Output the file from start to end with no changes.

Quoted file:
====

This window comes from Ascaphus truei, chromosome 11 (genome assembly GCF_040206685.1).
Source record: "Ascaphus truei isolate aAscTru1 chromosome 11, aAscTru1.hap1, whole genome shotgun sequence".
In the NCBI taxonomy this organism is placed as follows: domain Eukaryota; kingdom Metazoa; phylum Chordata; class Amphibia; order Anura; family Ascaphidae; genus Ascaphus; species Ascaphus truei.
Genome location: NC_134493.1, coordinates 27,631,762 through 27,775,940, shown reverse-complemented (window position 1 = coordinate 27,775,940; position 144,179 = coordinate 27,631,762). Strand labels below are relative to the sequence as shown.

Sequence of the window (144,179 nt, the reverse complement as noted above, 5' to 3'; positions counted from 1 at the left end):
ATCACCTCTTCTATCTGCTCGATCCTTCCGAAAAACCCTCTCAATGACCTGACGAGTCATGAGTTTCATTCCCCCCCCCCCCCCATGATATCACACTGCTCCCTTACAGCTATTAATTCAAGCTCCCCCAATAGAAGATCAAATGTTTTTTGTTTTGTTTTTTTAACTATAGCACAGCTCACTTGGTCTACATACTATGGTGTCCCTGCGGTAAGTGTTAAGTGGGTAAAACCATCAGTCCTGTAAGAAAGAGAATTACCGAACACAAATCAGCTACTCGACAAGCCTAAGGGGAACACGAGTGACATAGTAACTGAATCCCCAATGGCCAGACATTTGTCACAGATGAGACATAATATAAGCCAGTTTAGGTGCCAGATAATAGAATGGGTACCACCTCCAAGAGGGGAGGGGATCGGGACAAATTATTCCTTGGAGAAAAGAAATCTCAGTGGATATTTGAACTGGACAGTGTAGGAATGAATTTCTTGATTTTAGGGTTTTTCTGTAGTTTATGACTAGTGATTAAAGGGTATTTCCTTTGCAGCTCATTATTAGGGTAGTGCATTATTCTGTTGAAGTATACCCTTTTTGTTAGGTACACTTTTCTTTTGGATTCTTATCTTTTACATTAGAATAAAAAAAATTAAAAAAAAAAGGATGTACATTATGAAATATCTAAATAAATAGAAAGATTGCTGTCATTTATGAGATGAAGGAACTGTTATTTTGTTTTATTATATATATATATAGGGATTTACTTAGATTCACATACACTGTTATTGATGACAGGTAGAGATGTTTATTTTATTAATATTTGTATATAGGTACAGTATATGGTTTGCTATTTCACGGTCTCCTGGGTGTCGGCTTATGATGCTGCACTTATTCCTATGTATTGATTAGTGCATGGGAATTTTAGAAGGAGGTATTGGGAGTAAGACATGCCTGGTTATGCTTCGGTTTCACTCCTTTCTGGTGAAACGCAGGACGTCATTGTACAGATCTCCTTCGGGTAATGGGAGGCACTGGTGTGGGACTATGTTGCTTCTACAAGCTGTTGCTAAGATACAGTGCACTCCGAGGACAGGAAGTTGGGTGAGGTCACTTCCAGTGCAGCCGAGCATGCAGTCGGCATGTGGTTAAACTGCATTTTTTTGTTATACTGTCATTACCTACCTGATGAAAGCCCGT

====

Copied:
This window comes from Ascaphus truei, chromosome 11 (genome assembly GCF_040206685.1).
Source record: "Ascaphus truei isolate aAscTru1 chromosome 11, aAscTru1.hap1, whole genome shotgun sequence".
In the NCBI taxonomy this organism is placed as follows: domain Eukaryota; kingdom Metazoa; phylum Chordata; class Amphibia; order Anura; family Ascaphidae; genus Ascaphus; species Ascaphus truei.
Genome location: NC_134493.1, coordinates 27,631,762 through 27,775,940, shown reverse-complemented (window position 1 = coordinate 27,775,940; position 144,179 = coordinate 27,631,762). Strand labels below are relative to the sequence as shown.

Sequence of the window (144,179 nt, the reverse complement as noted above, 5' to 3'; positions counted from 1 at the left end):
ATCACCTCTTCTATCTGCTCGATCCTTCCGAAAAACCCTCTCAATGACCTGACGAGTCATGAGTTTCATTCCCCCCCCCCCCCCATGATATCACACTGCTCCCTTACAGCTATTAATTCAAGCTCCCCCAATAGAAGATCAAATGTTTTTTGTTTTGTTTTTTTAACTATAGCACAGCTCACTTGGTCTACATACTATGGTGTCCCTGCGGTAAGTGTTAAGTGGGTAAAACCATCAGTCCTGTAAGAAAGAGAATTACCGAACACAAATCAGCTACTCGACAAGCCTAAGGGGAACACGAGTGACATAGTAACTGAATCCCCAATGGCCAGACATTTGTCACAGATGAGACATAATATAAGCCAGTTTAGGTGCCAGATAATAGAATGGGTACCACCTCCAAGAGGGGAGGGGATCGGGACAAATTATTCCTTGGAGAAAAGAAATCTCAGTGGATATTTGAACTGGACAGTGTAGGAATGAATTTCTTGATTTTAGGGTTTTTCTGTAGTTTATGACTAGTGATTAAAGGGTATTTCCTTTGCAGCTCATTATTAGGGTAGTGCATTATTCTGTTGAAGTATACCCTTTTTGTTAGGTACACTTTTCTTTTGGATTCTTATCTTTTACATTAGAATAAAAAAAATTAAAAAAAAAAGGATGTACATTATGAAATATCTAAATAAATAGAAAGATTGCTGTCATTTATGAGATGAAGGAACTGTTATTTTGTTTTATTATATATATATATAGGGATTTACTTAGATTCACATACACTGTTATTGATGACAGGTAGAGATGTTTATTTTATTAATATTTGTATATAGGTACAGTATATGGTTTGCTATTTCACGGTCTCCTGGGTGTCGGCTTATGATGCTGCACTTATTCCTATGTATTGATTAGTGCATGGGAATTTTAGAAGGAGGTATTGGGAGTAAGACATGCCTGGTTATGCTTCGGTTTCACTCCTTTCTGGTGAAACGCAGGACGTCATTGTACAGATCTCCTTCGGGTAATGGGAGGCACTGGTGTGGGACTATGTTGCTTCTACAAGCTGTTGCTAAGATACAGTGCACTCCGAGGACAGGAAGTTGGGTGAGGTCACTTCCAGTGCAGCCGAGCATGCAGTCGGCATGTGGTTAAACTGCATTTTTTTGTTATACTGTCATTACCTACCTGATGAAAGCCCGT